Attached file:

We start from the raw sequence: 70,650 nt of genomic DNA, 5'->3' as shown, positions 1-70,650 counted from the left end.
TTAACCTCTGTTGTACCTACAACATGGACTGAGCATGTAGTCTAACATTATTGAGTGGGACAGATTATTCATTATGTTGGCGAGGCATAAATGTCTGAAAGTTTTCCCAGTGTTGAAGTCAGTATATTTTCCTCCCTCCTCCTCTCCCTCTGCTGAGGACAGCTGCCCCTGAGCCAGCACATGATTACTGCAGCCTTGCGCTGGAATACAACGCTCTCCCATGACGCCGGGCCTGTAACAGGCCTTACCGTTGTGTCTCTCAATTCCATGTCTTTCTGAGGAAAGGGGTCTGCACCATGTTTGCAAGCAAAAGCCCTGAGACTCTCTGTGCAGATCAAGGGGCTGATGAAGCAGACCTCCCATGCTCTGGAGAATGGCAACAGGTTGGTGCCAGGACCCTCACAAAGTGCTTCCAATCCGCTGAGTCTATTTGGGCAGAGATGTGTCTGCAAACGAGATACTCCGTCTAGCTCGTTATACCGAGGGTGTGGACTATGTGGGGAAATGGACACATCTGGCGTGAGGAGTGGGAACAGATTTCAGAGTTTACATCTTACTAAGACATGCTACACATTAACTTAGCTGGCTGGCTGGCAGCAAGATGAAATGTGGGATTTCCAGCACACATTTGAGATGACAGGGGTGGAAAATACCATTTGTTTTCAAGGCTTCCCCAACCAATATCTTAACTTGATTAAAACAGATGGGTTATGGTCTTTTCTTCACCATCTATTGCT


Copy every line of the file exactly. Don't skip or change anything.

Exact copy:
We start from the raw sequence: 70,650 nt of genomic DNA, 5'->3' as shown, positions 1-70,650 counted from the left end.
TTAACCTCTGTTGTACCTACAACATGGACTGAGCATGTAGTCTAACATTATTGAGTGGGACAGATTATTCATTATGTTGGCGAGGCATAAATGTCTGAAAGTTTTCCCAGTGTTGAAGTCAGTATATTTTCCTCCCTCCTCCTCTCCCTCTGCTGAGGACAGCTGCCCCTGAGCCAGCACATGATTACTGCAGCCTTGCGCTGGAATACAACGCTCTCCCATGACGCCGGGCCTGTAACAGGCCTTACCGTTGTGTCTCTCAATTCCATGTCTTTCTGAGGAAAGGGGTCTGCACCATGTTTGCAAGCAAAAGCCCTGAGACTCTCTGTGCAGATCAAGGGGCTGATGAAGCAGACCTCCCATGCTCTGGAGAATGGCAACAGGTTGGTGCCAGGACCCTCACAAAGTGCTTCCAATCCGCTGAGTCTATTTGGGCAGAGATGTGTCTGCAAACGAGATACTCCGTCTAGCTCGTTATACCGAGGGTGTGGACTATGTGGGGAAATGGACACATCTGGCGTGAGGAGTGGGAACAGATTTCAGAGTTTACATCTTACTAAGACATGCTACACATTAACTTAGCTGGCTGGCTGGCAGCAAGATGAAATGTGGGATTTCCAGCACACATTTGAGATGACAGGGGTGGAAAATACCATTTGTTTTCAAGGCTTCCCCAACCAATATCTTAACTTGATTAAAACAGATGGGTTATGGTCTTTTCTTCACCATCTATTGCT